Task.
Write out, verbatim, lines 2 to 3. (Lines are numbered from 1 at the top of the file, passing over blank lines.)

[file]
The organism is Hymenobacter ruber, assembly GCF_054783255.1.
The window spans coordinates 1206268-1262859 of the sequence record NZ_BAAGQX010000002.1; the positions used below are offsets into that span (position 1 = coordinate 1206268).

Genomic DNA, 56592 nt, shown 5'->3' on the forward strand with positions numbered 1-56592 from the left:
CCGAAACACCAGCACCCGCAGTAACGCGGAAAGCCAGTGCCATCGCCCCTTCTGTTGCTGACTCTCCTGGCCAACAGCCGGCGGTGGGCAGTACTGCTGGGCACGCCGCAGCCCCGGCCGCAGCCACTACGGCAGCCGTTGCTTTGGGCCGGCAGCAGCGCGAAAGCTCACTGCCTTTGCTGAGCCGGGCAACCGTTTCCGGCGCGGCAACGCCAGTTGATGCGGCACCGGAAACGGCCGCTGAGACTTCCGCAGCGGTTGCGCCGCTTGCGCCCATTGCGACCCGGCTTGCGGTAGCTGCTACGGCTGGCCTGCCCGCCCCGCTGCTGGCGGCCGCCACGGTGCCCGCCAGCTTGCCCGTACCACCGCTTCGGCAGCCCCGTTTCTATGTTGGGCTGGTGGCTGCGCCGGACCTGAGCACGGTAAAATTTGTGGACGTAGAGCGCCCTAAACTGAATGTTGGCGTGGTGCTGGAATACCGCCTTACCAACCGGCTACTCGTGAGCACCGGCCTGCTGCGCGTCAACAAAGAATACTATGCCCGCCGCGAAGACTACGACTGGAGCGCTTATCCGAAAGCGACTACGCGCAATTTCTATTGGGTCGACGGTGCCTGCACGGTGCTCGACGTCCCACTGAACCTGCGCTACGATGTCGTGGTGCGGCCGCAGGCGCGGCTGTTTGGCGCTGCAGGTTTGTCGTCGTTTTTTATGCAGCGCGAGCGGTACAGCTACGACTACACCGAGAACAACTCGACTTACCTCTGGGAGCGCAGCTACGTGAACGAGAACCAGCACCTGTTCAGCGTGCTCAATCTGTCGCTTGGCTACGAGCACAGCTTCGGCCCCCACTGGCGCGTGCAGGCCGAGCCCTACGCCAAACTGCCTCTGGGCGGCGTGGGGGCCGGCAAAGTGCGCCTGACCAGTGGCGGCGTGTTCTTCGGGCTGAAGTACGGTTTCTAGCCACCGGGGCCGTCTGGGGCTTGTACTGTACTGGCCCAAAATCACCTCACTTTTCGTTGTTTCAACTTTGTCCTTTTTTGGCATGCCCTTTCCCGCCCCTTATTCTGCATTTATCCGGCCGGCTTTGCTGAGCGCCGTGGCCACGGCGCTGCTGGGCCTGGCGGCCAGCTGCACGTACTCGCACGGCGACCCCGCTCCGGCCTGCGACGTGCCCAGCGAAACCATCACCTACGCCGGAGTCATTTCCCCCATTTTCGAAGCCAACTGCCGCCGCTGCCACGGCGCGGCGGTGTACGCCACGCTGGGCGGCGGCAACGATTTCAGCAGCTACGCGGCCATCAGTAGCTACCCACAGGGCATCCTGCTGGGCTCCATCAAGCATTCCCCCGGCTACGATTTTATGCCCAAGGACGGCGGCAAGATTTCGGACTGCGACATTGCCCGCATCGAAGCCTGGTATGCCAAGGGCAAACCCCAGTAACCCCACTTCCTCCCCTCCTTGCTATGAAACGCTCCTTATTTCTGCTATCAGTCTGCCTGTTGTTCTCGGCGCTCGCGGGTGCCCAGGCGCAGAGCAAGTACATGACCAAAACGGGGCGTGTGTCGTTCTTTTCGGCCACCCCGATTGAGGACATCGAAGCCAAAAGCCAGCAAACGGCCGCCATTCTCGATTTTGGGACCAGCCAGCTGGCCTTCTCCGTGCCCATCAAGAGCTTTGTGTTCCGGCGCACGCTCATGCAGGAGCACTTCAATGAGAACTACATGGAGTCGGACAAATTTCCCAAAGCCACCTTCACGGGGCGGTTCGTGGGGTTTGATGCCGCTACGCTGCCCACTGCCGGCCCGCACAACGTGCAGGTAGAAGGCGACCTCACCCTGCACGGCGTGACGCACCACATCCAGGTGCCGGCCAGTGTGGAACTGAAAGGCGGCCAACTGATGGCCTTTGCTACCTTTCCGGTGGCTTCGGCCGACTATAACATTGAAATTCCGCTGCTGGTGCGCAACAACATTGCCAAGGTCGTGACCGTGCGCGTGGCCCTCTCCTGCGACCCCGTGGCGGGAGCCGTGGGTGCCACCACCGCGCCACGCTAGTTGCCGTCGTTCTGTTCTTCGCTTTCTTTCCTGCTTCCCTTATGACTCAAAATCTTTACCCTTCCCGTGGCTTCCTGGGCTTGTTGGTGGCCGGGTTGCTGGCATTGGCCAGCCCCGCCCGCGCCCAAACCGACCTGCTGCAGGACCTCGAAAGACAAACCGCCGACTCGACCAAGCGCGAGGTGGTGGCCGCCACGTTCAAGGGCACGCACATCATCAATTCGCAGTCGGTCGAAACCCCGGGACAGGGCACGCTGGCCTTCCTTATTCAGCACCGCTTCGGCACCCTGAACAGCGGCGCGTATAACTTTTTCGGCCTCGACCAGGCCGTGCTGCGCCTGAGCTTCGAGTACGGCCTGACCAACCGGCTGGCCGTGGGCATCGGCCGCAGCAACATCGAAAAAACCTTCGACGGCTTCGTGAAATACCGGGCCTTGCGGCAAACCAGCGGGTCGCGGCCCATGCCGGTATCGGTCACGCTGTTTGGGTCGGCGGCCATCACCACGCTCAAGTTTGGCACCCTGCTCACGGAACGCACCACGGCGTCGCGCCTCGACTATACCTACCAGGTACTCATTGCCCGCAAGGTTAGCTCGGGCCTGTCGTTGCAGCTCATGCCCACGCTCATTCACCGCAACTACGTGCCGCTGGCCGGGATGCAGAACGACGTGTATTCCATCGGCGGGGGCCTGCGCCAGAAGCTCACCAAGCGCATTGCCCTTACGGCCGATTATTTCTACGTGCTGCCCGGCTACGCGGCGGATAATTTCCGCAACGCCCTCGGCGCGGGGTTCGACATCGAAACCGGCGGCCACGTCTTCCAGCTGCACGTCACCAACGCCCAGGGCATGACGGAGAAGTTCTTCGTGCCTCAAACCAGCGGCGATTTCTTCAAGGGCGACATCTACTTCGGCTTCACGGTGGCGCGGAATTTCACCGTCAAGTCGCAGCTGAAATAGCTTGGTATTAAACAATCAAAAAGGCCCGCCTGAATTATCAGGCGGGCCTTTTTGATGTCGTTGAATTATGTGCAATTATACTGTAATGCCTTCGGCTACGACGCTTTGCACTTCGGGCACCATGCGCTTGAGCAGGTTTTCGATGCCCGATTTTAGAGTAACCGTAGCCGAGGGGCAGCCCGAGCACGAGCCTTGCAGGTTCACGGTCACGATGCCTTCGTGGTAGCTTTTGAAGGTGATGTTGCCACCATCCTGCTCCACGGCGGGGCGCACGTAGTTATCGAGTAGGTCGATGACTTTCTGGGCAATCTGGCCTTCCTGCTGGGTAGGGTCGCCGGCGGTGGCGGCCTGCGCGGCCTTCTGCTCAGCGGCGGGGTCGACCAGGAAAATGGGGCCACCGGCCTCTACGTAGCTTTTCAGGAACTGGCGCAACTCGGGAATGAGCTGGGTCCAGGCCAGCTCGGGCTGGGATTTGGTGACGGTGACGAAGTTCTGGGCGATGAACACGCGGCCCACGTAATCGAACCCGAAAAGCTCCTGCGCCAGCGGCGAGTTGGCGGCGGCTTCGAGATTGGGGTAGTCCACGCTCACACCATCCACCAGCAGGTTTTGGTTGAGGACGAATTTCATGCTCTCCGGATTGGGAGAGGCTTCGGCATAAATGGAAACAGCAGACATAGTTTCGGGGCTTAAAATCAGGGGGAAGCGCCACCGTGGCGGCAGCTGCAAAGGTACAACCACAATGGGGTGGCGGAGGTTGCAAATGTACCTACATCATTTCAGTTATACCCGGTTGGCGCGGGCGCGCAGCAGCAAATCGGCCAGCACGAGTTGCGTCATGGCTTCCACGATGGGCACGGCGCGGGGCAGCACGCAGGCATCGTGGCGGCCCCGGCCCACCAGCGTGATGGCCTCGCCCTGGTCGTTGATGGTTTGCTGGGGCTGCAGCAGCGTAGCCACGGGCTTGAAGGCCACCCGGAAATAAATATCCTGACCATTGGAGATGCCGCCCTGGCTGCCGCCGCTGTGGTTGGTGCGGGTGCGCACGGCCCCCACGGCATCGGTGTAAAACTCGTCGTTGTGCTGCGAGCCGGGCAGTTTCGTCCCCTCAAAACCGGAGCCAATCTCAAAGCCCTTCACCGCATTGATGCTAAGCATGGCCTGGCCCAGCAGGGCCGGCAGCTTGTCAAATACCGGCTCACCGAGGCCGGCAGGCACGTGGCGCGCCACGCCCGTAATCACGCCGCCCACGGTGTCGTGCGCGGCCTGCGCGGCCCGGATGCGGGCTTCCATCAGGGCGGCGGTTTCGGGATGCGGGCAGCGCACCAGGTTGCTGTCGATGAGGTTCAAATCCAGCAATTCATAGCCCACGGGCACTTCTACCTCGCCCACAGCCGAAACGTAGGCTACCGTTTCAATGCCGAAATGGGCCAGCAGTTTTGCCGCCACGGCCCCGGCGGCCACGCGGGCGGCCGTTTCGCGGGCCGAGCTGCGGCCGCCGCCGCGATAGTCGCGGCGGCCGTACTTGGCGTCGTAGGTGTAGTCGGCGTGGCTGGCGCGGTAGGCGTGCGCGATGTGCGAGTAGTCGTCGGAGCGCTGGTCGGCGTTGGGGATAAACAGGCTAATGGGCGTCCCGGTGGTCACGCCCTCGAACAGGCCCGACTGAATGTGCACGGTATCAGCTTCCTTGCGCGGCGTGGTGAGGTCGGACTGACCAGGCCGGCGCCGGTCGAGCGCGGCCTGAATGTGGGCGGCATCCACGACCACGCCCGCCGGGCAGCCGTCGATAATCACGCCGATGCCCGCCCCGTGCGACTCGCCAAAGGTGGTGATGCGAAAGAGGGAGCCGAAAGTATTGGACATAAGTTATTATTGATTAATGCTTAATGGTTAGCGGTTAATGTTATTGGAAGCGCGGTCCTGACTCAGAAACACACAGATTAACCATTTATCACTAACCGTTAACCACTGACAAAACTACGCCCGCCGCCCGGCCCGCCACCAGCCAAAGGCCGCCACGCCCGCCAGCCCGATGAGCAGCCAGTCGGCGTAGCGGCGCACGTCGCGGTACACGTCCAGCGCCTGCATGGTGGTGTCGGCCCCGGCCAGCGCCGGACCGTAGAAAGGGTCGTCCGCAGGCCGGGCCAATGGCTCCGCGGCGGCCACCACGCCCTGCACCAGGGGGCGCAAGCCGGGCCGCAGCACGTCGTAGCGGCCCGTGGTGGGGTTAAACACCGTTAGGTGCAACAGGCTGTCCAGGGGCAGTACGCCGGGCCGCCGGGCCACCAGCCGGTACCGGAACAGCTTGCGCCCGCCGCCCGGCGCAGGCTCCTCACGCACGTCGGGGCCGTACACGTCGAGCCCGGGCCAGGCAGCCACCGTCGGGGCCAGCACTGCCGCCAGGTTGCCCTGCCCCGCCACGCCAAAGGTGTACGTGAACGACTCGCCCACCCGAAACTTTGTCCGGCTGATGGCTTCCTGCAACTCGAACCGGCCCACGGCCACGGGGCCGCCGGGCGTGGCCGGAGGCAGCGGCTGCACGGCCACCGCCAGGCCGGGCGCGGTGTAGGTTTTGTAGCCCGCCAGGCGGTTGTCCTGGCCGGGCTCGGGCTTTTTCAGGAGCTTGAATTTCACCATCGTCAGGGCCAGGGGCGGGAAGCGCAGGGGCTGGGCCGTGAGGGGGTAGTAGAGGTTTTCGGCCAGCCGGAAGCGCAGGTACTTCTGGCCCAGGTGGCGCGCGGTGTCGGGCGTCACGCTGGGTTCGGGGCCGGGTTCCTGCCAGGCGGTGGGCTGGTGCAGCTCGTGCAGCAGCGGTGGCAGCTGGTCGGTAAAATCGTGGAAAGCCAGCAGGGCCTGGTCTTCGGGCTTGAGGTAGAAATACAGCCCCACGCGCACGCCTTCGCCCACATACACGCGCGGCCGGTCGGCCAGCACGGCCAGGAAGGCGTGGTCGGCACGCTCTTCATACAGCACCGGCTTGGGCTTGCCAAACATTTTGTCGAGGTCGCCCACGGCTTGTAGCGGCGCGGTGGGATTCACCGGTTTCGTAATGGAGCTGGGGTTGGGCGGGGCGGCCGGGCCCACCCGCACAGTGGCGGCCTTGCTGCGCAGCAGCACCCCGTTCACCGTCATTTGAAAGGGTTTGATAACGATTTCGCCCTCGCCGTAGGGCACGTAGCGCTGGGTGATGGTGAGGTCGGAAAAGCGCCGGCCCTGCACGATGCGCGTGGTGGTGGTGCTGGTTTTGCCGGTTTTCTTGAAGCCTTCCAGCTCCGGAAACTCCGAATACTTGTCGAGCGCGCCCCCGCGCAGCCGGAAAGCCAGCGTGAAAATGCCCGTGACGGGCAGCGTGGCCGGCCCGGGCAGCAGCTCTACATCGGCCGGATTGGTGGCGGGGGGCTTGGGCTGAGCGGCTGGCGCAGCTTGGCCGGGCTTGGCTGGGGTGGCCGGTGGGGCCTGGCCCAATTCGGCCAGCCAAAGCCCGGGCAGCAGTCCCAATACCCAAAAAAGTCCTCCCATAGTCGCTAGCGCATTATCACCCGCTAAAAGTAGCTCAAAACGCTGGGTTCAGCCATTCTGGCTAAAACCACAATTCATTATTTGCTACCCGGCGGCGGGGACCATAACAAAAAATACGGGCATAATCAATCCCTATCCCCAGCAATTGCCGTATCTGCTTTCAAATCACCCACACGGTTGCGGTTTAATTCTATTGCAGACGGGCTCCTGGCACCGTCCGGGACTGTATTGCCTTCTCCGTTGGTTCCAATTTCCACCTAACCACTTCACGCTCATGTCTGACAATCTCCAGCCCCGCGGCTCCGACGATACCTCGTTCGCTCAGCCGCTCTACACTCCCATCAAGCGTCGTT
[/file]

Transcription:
The window spans coordinates 1206268-1262859 of the sequence record NZ_BAAGQX010000002.1; the positions used below are offsets into that span (position 1 = coordinate 1206268).

Genomic DNA, 56592 nt, shown 5'->3' on the forward strand with positions numbered 1-56592 from the left: